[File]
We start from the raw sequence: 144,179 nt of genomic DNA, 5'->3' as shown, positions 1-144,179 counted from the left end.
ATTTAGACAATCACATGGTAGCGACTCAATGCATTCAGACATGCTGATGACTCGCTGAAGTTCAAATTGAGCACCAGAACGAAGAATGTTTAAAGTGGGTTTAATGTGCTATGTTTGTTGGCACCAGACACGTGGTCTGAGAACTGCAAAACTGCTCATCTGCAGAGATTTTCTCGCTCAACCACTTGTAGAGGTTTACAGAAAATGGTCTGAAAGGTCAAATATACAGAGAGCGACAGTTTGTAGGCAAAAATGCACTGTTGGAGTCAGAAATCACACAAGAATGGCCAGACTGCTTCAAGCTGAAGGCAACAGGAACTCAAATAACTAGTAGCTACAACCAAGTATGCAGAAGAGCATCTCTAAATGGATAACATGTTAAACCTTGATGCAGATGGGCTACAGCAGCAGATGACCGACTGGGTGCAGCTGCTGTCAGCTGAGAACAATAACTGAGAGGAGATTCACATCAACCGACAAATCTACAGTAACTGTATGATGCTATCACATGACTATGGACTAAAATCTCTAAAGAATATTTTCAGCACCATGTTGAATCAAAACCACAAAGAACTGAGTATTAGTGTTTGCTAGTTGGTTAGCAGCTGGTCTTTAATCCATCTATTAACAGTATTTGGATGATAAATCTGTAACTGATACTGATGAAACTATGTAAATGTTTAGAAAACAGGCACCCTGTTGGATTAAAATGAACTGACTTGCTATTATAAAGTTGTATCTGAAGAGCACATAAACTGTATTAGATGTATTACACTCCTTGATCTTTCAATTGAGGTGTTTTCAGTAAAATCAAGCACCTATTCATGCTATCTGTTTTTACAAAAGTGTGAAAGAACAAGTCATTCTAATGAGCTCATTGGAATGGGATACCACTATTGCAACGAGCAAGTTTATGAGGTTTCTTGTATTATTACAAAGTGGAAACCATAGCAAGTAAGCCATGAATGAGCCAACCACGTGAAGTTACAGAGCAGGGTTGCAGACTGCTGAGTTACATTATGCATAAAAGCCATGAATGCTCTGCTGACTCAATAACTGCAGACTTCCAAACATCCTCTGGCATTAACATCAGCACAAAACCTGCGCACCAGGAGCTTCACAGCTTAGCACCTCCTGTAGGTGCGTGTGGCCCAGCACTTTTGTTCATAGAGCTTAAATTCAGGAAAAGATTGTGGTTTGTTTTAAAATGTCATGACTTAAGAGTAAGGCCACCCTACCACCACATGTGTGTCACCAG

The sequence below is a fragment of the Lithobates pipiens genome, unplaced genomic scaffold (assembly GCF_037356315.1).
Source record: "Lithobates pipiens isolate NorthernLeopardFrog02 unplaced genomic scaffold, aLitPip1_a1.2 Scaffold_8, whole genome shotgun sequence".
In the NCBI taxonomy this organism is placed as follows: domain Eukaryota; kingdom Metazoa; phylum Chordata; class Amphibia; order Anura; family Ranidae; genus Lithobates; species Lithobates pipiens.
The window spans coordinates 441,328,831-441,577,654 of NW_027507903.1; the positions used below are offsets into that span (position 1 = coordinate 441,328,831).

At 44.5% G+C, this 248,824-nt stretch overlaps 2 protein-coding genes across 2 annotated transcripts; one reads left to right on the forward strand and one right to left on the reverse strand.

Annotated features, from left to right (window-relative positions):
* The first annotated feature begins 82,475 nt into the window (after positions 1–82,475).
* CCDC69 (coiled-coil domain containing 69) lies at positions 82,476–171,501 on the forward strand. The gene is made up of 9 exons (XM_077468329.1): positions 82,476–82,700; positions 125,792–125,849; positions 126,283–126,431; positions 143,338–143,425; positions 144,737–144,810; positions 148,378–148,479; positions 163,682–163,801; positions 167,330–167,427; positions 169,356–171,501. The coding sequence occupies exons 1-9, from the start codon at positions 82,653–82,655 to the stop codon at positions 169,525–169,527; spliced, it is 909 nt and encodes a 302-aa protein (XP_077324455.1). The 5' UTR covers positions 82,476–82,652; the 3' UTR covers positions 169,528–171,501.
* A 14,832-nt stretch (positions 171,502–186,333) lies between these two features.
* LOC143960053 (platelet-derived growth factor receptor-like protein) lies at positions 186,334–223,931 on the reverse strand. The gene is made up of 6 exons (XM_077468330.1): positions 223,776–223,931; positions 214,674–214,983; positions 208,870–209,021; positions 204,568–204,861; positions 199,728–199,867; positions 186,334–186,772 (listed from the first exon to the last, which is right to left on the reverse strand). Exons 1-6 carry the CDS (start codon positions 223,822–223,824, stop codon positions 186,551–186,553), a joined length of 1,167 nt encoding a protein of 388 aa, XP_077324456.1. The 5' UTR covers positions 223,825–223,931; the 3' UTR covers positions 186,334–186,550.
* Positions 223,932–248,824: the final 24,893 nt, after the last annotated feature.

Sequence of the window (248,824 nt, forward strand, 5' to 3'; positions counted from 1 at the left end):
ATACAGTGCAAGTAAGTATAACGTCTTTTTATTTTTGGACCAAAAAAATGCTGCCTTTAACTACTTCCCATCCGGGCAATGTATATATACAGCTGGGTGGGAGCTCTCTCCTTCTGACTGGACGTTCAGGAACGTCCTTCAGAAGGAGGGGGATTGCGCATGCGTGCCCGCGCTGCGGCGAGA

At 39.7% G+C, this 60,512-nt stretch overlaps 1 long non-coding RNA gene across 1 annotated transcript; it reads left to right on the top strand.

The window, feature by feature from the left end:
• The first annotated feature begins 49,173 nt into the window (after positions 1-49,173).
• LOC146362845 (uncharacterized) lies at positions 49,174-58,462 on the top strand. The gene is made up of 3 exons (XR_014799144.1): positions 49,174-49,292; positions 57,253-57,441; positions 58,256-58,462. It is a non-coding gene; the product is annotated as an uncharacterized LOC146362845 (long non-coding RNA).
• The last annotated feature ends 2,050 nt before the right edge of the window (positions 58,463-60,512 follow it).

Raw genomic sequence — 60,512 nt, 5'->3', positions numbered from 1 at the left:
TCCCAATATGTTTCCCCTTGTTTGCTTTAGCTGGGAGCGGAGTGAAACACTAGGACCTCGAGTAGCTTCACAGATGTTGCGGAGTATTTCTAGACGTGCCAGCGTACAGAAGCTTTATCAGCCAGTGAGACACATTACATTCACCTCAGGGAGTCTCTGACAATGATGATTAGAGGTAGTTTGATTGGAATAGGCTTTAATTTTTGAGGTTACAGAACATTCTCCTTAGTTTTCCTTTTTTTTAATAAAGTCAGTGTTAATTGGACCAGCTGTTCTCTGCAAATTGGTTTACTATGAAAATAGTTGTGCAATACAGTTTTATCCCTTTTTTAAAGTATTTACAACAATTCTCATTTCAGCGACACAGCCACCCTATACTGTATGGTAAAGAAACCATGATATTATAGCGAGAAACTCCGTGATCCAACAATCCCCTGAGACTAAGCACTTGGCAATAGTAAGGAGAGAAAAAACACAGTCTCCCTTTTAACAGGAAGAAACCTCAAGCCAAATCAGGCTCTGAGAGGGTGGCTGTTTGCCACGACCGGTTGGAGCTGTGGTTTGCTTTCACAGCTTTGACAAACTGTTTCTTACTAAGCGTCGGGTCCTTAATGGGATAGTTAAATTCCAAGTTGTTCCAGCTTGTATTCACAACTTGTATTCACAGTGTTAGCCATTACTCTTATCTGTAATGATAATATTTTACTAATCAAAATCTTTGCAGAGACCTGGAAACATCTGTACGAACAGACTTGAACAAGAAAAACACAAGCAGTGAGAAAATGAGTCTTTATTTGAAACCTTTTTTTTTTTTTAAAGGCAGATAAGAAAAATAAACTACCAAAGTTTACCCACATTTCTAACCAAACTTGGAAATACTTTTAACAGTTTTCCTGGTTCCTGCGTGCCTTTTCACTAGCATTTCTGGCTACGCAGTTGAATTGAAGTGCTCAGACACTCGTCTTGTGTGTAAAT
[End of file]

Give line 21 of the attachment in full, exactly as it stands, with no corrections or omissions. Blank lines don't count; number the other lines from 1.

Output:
Raw genomic sequence — 60,512 nt, 5'->3', positions numbered from 1 at the left: